You know who didn't like this play much? Charles Isherwood of the New York Times, who reviewed both the original Chicago production at the Steppenwolf and the later Broadway version. He seemed troubled by the fact that, broadly speaking, certain of these dramatis personae have appeared in other plays and a good many television shows--the young man who wants to be an artist, the thugs who come round to collect a gambling debt, the cops who are always hanging around (it's a donut shop, get it?). That criticism just didn't register with me. This is solid writing, impervious to cliche. No one ever says, "Gawd, a traveling salesman? Couldn't he think of something more original?" about Arthur Miller's great classic. Or maybe the problem is that Isherwood didn't see this memorable production.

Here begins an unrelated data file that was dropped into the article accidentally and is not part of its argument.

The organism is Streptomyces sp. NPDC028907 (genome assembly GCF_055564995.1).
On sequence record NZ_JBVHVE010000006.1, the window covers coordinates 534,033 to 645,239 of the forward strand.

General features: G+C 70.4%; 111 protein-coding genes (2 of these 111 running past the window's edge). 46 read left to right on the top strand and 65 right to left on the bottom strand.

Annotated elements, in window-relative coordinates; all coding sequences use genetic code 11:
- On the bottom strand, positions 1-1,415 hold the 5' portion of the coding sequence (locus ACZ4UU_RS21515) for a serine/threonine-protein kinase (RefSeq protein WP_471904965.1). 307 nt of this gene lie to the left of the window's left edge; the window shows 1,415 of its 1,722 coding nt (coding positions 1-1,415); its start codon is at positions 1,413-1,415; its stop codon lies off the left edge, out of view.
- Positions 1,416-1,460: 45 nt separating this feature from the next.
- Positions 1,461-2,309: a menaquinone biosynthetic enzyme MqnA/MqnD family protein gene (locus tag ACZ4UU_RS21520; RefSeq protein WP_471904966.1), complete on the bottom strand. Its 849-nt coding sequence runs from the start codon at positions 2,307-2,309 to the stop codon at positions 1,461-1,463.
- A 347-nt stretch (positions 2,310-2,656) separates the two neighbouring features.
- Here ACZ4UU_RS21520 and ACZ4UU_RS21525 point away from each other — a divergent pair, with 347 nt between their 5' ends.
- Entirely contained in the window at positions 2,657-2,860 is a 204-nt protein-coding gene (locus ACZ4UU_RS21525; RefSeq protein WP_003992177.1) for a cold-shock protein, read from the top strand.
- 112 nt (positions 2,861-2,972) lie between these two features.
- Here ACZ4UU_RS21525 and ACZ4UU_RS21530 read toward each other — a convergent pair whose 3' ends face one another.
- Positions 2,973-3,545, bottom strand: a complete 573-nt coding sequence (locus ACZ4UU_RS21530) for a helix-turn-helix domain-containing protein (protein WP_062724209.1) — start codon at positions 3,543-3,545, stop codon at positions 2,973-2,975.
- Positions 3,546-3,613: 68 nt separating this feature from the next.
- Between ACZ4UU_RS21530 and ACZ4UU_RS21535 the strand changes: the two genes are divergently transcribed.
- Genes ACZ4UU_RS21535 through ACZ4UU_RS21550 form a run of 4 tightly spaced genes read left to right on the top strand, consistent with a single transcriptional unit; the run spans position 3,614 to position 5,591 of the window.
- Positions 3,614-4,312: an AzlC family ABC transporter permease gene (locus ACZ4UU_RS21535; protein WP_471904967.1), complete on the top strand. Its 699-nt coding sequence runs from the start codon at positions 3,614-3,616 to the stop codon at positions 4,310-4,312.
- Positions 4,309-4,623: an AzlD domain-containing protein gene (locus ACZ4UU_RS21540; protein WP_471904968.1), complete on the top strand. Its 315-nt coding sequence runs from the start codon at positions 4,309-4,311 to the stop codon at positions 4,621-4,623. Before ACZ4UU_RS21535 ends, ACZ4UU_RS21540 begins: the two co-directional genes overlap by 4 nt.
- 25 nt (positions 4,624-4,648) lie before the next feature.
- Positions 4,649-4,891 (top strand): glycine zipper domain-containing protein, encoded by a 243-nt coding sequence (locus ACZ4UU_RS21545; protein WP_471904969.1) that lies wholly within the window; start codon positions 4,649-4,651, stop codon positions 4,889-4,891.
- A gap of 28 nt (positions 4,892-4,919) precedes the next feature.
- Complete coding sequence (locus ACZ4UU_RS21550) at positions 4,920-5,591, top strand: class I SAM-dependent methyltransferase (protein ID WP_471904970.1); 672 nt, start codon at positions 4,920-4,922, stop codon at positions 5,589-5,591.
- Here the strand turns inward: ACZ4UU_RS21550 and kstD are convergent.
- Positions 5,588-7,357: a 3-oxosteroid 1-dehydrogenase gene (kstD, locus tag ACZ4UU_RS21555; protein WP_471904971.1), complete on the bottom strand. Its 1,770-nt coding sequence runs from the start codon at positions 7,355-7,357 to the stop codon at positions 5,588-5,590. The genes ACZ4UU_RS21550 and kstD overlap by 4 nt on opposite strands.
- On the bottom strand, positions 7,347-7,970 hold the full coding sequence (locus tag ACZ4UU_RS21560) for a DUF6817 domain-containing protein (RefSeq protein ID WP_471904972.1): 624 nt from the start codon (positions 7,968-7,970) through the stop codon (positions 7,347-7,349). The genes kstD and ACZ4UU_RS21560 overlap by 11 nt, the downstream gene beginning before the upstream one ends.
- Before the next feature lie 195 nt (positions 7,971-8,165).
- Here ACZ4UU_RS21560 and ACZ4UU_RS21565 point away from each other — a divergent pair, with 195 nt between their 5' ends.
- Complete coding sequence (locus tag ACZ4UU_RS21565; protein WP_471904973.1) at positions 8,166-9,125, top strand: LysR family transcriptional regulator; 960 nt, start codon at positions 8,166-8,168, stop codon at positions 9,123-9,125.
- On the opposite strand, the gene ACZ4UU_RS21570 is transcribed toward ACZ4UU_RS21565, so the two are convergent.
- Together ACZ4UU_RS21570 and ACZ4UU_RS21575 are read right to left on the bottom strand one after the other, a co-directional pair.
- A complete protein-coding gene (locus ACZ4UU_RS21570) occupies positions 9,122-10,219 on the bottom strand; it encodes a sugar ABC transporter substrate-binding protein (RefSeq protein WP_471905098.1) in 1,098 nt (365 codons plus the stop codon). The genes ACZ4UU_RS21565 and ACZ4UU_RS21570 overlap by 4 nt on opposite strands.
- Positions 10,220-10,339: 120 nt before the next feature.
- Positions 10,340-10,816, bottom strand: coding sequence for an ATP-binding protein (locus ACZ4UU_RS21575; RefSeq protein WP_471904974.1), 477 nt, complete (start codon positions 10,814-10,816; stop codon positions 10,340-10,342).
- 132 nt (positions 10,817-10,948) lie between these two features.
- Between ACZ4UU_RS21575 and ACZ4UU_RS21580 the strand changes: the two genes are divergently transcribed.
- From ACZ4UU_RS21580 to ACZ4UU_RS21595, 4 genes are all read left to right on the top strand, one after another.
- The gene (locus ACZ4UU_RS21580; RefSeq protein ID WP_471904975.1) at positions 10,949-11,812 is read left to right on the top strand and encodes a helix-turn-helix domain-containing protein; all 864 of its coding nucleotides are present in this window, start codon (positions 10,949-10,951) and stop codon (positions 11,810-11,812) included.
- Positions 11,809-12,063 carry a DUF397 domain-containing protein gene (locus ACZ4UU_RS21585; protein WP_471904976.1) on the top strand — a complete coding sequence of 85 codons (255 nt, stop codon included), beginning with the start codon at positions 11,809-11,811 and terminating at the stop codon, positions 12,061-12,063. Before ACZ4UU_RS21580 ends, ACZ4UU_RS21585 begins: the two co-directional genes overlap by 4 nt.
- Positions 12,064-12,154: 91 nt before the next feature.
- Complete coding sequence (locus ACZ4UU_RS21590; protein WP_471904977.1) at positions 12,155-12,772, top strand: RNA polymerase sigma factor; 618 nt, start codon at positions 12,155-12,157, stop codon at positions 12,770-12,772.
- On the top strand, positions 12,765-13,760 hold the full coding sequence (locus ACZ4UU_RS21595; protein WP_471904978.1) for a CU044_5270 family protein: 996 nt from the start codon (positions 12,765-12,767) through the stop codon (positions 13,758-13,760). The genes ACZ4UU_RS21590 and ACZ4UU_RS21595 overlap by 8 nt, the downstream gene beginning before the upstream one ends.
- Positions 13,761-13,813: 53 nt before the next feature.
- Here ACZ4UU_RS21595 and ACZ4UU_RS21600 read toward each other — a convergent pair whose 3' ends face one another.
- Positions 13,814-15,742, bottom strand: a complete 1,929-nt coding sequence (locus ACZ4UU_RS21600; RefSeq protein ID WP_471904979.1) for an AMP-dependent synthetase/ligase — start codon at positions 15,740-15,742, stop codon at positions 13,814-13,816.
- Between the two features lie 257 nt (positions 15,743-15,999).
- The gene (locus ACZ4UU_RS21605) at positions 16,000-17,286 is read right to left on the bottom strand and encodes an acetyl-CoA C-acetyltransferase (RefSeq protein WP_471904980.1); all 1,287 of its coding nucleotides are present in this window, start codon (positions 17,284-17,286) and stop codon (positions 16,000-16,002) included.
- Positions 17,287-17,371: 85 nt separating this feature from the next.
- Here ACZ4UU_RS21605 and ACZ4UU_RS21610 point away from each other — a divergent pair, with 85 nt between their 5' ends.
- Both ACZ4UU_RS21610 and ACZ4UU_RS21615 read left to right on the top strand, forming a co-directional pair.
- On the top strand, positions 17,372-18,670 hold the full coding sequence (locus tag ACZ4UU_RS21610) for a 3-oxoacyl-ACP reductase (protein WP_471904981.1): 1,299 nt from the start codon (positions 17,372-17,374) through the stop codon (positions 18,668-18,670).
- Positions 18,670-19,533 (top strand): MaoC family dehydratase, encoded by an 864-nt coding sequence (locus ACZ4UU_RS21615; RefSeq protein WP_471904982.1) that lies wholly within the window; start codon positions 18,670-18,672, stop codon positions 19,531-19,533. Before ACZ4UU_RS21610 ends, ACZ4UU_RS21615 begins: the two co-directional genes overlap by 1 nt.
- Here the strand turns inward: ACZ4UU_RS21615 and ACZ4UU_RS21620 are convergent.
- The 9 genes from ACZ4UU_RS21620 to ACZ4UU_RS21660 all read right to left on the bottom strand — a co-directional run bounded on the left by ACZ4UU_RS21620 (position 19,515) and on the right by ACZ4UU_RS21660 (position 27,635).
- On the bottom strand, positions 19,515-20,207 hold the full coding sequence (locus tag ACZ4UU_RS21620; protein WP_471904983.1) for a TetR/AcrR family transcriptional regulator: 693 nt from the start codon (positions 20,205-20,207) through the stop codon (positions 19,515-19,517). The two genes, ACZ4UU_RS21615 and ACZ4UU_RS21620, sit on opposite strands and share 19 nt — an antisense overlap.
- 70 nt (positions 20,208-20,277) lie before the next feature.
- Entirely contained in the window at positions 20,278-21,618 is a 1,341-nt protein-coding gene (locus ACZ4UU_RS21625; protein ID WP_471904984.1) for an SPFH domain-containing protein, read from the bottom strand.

[Originally published in November, 2012.]